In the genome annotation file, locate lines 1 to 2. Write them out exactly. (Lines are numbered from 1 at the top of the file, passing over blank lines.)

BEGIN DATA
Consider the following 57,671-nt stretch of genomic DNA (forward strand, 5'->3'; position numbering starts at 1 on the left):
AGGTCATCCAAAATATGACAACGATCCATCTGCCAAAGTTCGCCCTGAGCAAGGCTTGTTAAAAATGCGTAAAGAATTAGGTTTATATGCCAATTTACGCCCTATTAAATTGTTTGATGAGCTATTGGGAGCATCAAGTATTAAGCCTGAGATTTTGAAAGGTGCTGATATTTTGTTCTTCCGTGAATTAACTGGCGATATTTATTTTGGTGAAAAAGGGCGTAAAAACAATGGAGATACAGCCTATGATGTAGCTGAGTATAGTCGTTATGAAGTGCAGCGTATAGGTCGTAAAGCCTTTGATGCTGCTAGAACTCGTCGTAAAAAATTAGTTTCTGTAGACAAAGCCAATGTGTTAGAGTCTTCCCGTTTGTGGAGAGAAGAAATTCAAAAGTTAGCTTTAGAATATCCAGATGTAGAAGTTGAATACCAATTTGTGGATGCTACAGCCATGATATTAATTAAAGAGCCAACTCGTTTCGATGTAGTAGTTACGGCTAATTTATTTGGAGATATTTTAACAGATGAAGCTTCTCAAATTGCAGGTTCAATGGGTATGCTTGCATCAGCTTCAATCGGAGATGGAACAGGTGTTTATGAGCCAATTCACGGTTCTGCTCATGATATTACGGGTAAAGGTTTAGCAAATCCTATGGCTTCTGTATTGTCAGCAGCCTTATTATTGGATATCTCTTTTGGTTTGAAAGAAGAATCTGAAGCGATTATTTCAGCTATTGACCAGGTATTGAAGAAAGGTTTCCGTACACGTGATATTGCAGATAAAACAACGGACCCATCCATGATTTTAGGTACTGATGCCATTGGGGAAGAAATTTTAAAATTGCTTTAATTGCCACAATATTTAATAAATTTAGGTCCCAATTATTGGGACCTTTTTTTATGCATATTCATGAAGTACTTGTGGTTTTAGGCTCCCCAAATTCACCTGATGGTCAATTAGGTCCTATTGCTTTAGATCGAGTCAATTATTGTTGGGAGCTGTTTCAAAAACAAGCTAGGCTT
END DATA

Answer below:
Consider the following 57,671-nt stretch of genomic DNA (forward strand, 5'->3'; position numbering starts at 1 on the left):
AGGTCATCCAAAATATGACAACGATCCATCTGCCAAAGTTCGCCCTGAGCAAGGCTTGTTAAAAATGCGTAAAGAATTAGGTTTATATGCCAATTTACGCCCTATTAAATTGTTTGATGAGCTATTGGGAGCATCAAGTATTAAGCCTGAGATTTTGAAAGGTGCTGATATTTTGTTCTTCCGTGAATTAACTGGCGATATTTATTTTGGTGAAAAAGGGCGTAAAAACAATGGAGATACAGCCTATGATGTAGCTGAGTATAGTCGTTATGAAGTGCAGCGTATAGGTCGTAAAGCCTTTGATGCTGCTAGAACTCGTCGTAAAAAATTAGTTTCTGTAGACAAAGCCAATGTGTTAGAGTCTTCCCGTTTGTGGAGAGAAGAAATTCAAAAGTTAGCTTTAGAATATCCAGATGTAGAAGTTGAATACCAATTTGTGGATGCTACAGCCATGATATTAATTAAAGAGCCAACTCGTTTCGATGTAGTAGTTACGGCTAATTTATTTGGAGATATTTTAACAGATGAAGCTTCTCAAATTGCAGGTTCAATGGGTATGCTTGCATCAGCTTCAATCGGAGATGGAACAGGTGTTTATGAGCCAATTCACGGTTCTGCTCATGATATTACGGGTAAAGGTTTAGCAAATCCTATGGCTTCTGTATTGTCAGCAGCCTTATTATTGGATATCTCTTTTGGTTTGAAAGAAGAATCTGAAGCGATTATTTCAGCTATTGACCAGGTATTGAAGAAAGGTTTCCGTACACGTGATATTGCAGATAAAACAACGGACCCATCCATGATTTTAGGTACTGATGCCATTGGGGAAGAAATTTTAAAATTGCTTTAATTGCCACAATATTTAATAAATTTAGGTCCCAATTATTGGGACCTTTTTTTATGCATATTCATGAAGTACTTGTGGTTTTAGGCTCCCCAAATTCACCTGATGGTCAATTAGGTCCTATTGCTTTAGATCGAGTCAATTATTGTTGGGAGCTGTTTCAAAAACAAGCTAGGCTT